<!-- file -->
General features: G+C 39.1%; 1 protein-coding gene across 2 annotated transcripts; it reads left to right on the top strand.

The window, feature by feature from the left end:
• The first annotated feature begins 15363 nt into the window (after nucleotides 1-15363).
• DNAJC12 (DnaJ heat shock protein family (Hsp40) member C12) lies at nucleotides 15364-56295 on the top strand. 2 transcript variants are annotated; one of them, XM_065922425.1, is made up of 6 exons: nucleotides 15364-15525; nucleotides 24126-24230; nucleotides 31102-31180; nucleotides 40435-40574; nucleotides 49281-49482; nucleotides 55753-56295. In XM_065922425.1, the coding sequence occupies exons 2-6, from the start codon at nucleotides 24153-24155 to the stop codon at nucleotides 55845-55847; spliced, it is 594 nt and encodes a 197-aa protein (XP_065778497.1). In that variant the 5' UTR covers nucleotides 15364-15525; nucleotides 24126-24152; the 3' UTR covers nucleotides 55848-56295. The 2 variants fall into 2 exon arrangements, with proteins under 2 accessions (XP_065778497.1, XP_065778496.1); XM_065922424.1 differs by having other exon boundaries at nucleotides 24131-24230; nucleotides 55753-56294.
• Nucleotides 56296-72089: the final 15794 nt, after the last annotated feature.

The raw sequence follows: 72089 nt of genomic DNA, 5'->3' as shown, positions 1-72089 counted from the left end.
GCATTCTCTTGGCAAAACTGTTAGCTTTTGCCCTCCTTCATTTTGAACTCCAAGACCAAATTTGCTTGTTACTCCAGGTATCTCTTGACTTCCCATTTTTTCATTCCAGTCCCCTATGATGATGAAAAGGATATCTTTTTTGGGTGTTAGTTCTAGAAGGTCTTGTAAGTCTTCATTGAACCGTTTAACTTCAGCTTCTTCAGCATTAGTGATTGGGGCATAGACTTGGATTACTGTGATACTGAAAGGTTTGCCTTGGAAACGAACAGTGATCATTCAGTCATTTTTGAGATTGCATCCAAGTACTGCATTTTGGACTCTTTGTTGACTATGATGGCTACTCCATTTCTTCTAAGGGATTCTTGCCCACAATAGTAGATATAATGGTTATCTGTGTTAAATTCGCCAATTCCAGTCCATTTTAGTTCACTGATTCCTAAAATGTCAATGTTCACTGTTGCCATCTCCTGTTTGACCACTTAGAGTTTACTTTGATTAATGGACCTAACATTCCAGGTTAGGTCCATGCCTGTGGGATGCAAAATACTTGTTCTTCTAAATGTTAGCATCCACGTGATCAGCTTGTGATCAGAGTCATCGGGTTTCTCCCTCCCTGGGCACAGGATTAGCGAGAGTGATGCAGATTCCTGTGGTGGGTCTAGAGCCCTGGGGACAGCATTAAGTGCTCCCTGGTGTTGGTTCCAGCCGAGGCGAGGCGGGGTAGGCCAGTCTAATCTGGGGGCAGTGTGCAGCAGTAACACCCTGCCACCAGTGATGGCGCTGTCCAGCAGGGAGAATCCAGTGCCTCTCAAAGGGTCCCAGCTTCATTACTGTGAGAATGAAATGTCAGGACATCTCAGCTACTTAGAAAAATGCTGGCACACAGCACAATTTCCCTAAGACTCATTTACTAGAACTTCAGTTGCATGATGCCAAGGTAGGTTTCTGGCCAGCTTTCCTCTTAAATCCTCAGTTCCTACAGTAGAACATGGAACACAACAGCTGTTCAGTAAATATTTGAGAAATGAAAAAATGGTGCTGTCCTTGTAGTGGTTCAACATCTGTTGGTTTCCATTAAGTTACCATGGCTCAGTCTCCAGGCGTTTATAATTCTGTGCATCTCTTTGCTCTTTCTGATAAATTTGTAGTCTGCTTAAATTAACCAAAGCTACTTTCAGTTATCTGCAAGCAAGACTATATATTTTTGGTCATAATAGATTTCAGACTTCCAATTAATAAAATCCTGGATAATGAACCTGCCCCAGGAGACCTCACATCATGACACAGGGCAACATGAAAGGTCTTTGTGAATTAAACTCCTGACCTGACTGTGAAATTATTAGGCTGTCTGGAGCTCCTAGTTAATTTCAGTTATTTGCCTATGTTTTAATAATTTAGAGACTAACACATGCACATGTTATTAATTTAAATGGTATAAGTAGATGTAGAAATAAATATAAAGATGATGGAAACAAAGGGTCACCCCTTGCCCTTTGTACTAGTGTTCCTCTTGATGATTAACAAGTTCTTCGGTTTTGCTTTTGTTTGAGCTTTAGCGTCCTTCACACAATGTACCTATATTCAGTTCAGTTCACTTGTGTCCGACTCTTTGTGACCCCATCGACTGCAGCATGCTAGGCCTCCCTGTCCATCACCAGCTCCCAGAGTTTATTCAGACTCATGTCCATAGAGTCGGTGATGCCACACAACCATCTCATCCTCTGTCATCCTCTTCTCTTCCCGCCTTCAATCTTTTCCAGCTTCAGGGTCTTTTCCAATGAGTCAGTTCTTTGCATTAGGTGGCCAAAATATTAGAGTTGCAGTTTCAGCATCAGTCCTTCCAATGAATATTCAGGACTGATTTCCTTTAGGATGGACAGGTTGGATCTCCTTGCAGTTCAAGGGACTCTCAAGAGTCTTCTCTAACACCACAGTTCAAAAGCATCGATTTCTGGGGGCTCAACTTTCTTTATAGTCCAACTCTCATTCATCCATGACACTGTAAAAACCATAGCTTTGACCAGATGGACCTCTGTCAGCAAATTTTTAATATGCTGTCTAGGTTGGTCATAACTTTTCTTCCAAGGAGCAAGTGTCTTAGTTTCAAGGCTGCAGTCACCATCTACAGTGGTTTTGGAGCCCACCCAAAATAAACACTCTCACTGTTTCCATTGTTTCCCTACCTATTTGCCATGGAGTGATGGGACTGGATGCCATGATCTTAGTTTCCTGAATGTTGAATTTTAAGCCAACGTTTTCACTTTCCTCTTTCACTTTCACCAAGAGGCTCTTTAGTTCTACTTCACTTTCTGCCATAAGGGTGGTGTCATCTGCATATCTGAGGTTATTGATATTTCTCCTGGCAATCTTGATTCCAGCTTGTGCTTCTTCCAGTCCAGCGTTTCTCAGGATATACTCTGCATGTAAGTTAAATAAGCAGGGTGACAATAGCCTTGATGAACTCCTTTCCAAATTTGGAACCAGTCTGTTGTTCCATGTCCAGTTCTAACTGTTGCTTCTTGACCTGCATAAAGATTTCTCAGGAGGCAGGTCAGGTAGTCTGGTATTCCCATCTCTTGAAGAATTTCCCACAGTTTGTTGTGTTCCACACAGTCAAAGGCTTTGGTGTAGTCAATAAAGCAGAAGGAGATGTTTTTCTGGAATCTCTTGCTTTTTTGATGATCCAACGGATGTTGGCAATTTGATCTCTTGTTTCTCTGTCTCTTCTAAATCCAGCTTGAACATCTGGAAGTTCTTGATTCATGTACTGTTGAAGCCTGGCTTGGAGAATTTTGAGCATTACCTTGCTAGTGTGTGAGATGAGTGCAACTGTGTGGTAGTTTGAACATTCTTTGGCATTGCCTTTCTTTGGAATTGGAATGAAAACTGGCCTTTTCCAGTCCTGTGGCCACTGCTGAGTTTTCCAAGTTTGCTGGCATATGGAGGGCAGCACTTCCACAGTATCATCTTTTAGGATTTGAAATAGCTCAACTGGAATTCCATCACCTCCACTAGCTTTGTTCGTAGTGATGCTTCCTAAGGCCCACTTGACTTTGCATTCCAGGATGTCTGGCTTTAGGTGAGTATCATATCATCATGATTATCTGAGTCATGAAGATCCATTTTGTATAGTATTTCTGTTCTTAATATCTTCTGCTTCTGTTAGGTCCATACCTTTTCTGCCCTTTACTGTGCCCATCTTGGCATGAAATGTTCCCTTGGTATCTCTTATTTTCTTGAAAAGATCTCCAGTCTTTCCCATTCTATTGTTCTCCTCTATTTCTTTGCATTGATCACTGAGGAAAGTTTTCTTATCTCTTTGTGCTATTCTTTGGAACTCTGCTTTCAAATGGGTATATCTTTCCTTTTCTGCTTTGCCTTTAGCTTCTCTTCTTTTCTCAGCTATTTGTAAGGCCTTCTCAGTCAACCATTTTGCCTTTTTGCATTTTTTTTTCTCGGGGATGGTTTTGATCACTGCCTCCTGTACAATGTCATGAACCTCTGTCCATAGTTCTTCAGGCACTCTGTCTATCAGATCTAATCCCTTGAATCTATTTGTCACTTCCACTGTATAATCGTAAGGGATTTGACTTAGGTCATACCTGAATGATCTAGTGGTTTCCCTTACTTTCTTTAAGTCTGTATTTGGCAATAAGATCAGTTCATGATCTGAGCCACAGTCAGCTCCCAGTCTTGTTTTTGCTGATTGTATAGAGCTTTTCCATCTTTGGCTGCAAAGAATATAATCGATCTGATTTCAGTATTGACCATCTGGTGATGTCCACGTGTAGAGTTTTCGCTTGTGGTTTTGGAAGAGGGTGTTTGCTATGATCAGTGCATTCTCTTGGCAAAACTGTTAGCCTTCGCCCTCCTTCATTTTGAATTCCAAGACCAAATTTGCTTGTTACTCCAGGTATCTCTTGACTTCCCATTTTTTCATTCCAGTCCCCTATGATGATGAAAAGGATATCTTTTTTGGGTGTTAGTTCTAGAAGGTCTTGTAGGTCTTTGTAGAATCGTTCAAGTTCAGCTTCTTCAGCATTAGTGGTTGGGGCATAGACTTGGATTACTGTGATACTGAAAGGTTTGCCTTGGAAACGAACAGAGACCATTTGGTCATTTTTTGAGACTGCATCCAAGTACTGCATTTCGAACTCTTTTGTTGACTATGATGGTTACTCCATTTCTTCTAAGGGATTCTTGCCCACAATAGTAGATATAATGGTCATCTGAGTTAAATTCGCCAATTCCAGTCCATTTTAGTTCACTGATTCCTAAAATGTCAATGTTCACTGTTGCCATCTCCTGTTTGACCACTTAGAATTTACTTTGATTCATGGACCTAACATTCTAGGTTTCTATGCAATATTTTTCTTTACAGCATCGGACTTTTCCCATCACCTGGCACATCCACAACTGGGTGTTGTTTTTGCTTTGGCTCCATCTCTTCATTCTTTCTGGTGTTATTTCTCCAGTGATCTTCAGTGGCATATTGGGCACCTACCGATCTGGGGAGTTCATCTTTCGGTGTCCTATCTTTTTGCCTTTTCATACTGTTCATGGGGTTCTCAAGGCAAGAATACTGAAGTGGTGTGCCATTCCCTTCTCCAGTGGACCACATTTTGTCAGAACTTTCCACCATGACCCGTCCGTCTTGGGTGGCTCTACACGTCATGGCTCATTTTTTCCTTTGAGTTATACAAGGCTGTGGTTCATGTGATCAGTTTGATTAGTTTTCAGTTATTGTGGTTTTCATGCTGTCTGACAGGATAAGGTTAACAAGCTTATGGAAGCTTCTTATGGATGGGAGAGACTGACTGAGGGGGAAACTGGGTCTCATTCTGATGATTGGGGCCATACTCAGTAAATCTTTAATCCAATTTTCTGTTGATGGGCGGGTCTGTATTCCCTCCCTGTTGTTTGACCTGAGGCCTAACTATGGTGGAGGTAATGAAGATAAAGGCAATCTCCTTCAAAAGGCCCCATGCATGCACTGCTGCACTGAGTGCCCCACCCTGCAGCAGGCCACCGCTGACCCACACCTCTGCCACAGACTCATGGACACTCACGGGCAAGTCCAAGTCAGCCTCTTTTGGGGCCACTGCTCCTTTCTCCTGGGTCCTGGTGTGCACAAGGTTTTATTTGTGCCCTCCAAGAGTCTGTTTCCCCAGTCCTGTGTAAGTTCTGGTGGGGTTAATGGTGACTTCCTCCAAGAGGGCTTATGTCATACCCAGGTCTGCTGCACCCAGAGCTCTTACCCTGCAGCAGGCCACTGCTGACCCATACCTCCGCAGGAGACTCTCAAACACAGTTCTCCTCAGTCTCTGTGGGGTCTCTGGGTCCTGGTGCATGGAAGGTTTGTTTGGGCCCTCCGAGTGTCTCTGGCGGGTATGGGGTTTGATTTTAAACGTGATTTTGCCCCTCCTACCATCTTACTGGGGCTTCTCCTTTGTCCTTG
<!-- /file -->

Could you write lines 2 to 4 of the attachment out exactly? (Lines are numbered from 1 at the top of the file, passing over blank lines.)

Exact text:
The window, feature by feature from the left end:
• The first annotated feature begins 15363 nt into the window (after nucleotides 1-15363).
• DNAJC12 (DnaJ heat shock protein family (Hsp40) member C12) lies at nucleotides 15364-56295 on the top strand. 2 transcript variants are annotated; one of them, XM_065922425.1, is made up of 6 exons: nucleotides 15364-15525; nucleotides 24126-24230; nucleotides 31102-31180; nucleotides 40435-40574; nucleotides 49281-49482; nucleotides 55753-56295. In XM_065922425.1, the coding sequence occupies exons 2-6, from the start codon at nucleotides 24153-24155 to the stop codon at nucleotides 55845-55847; spliced, it is 594 nt and encodes a 197-aa protein (XP_065778497.1). In that variant the 5' UTR covers nucleotides 15364-15525; nucleotides 24126-24152; the 3' UTR covers nucleotides 55848-56295. The 2 variants fall into 2 exon arrangements, with proteins under 2 accessions (XP_065778497.1, XP_065778496.1); XM_065922424.1 differs by having other exon boundaries at nucleotides 24131-24230; nucleotides 55753-56294.